Our annual draft analysis includes a category entitled "File it Away." I used it this year to discuss the Detroit Lions' failure to draft a receiver or an offensive tackle, but I want to follow up with a second scenario that could have more lasting impact in the NFC North.
Recall that the Green Bay Packers' original second-round pick was originally the No. 55 overall selection. As it approached, many of us were wondering if the Packers planned to draft a running back, and as it turned out, they would have had their choice between Alabama's Eddie Lacy and Wisconsin's Montee Ball, among others.
But the Packers traded out of the position, moving to the No. 61 overall pick in exchange for an additional sixth-round draft pick from the San Francisco 49ers. The Denver Broncos drafted Ball at No. 58, leaving the Packers to select Lacy at No. 61.
We might never learn whether the Packers preferred Ball or Lacy if given a choice. Brian Gutekunst, the Packers' director of college scouting, told reporters only that the Packers knew there would be a player they liked at No. 61. But it's worth noting that the Broncos chose Ball because of concerns over Lacy's injury history.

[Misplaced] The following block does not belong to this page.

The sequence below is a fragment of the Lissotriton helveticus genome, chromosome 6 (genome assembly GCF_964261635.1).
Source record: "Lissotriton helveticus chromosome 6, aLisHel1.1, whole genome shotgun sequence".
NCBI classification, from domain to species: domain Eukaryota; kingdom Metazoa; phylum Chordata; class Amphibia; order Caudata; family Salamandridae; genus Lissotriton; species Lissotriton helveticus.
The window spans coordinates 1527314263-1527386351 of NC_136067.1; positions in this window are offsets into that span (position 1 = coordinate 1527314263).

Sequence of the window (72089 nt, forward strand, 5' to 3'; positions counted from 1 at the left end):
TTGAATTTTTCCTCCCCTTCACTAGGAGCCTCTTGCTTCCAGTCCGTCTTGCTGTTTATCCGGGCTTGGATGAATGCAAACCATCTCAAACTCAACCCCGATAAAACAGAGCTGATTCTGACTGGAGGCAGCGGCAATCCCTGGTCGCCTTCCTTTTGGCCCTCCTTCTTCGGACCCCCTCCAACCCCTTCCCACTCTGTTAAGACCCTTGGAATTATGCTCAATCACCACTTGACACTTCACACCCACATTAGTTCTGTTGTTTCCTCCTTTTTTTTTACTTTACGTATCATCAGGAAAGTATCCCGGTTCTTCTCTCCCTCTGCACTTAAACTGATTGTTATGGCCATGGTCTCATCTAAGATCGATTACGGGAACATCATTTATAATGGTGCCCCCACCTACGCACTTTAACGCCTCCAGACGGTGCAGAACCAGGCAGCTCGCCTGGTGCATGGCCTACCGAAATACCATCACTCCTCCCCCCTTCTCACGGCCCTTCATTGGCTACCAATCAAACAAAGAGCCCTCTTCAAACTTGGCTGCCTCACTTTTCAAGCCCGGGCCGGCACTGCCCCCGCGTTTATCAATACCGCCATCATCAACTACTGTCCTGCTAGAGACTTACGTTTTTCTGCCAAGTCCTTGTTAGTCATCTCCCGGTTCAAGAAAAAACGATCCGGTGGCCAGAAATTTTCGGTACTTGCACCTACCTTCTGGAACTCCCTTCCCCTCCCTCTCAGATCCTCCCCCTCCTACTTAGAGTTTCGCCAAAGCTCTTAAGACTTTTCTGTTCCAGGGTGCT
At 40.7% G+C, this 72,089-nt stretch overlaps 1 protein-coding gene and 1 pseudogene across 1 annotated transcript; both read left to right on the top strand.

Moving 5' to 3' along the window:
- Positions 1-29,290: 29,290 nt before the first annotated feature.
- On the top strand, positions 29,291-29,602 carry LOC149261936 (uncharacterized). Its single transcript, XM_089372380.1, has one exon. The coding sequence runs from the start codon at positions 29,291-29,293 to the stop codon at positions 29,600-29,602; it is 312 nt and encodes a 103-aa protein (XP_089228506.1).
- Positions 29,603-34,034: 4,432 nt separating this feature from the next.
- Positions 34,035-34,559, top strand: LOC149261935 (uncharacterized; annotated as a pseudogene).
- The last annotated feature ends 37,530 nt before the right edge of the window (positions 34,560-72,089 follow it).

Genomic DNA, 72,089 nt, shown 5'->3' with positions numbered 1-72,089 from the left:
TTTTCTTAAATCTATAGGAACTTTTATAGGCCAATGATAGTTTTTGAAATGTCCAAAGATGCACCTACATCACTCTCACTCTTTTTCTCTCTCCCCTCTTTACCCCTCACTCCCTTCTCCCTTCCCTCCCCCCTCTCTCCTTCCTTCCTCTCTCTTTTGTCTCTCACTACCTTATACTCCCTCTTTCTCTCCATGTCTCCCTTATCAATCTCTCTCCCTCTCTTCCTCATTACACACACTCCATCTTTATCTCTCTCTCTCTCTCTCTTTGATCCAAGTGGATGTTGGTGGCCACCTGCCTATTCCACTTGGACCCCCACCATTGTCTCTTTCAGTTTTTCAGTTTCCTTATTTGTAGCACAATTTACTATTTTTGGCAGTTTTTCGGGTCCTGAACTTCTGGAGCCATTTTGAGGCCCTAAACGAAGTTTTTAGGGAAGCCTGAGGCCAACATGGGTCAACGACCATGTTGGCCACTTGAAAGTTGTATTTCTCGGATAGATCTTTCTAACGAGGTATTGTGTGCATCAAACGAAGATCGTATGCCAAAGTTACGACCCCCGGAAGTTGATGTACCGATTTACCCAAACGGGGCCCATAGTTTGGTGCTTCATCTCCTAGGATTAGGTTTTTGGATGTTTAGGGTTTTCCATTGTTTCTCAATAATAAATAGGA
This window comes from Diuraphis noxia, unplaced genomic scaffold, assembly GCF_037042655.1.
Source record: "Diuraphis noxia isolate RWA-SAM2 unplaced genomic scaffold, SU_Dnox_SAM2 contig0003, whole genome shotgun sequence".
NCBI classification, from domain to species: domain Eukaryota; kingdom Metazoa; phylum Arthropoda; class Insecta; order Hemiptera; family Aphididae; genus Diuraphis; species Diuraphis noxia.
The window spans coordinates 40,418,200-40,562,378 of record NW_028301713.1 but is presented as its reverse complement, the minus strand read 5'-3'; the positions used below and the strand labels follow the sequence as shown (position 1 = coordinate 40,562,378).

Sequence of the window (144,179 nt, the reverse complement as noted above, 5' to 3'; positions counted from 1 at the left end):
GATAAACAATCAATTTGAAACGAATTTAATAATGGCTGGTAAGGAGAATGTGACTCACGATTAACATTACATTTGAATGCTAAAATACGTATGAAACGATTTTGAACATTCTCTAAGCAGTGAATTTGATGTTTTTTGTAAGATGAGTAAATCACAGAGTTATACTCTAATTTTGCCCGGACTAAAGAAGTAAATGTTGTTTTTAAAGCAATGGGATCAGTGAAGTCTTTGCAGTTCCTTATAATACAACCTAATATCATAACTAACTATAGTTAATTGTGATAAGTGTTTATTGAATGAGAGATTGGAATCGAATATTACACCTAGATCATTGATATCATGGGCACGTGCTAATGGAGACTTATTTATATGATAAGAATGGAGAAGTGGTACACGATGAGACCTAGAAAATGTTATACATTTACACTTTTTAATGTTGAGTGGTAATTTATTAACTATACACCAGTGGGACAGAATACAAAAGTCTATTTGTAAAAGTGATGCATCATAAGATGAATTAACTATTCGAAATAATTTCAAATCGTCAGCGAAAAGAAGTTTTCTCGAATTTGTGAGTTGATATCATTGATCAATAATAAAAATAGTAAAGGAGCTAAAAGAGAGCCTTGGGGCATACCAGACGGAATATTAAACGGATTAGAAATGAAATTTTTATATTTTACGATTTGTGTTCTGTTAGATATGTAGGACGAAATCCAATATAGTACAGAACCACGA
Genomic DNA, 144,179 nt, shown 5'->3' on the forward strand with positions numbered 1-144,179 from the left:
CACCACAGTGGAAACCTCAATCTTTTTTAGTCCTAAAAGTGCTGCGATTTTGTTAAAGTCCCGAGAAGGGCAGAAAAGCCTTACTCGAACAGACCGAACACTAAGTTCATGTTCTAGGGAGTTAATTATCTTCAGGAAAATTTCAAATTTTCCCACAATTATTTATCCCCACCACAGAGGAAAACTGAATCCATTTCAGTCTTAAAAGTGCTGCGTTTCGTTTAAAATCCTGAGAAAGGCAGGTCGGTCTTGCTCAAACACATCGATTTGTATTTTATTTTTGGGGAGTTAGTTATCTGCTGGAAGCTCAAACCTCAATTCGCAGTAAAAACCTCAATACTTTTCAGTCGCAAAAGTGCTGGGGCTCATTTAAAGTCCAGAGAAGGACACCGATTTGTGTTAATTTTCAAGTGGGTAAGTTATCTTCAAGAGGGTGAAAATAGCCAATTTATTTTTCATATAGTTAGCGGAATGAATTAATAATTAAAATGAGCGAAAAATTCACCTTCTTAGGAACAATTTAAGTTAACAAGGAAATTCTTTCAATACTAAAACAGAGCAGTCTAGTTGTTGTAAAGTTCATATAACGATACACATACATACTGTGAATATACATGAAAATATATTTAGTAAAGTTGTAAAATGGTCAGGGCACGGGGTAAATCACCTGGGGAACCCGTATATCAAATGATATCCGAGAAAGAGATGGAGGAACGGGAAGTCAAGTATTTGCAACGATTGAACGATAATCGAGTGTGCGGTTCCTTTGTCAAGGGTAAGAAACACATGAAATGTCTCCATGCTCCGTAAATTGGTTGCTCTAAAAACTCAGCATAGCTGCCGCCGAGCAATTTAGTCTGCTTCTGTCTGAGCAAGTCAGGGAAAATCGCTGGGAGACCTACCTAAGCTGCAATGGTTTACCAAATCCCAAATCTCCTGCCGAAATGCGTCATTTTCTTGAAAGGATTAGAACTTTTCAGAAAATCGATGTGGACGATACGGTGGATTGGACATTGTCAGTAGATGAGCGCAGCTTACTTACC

"It was a close call, no question," John Elway, the Broncos' executive vice president of football operations, told reporters. "You're talking about two great backs. The bottom line is, we looked at the medical. It came down to the medical side."
Lacy had toe surgery following the 2011 season, forcing him to miss spring practice in 2012. He dealt with an ankle sprain during the 2012 season and was limited during predraft workouts because of a hamstring injury.
The Pittsburgh Post-Gazette reported that the Pittsburgh Steelers drafted Michigan State's Le'Veon Bell at No. 48 overall because of Lacy's toe injury. The report suggested the injury was more serious than some realized and that it required a fusion of bones.
Dozens of similar scenarios occur in every draft, but it will be worth monitoring how those decisions work out for the Steelers, Broncos and Packers. Did the Steelers and Broncos miss out on a more talented player because of unrealized concerns? Or did the Packers' tradedown leave them with a less desired prospect? We'll file this one away.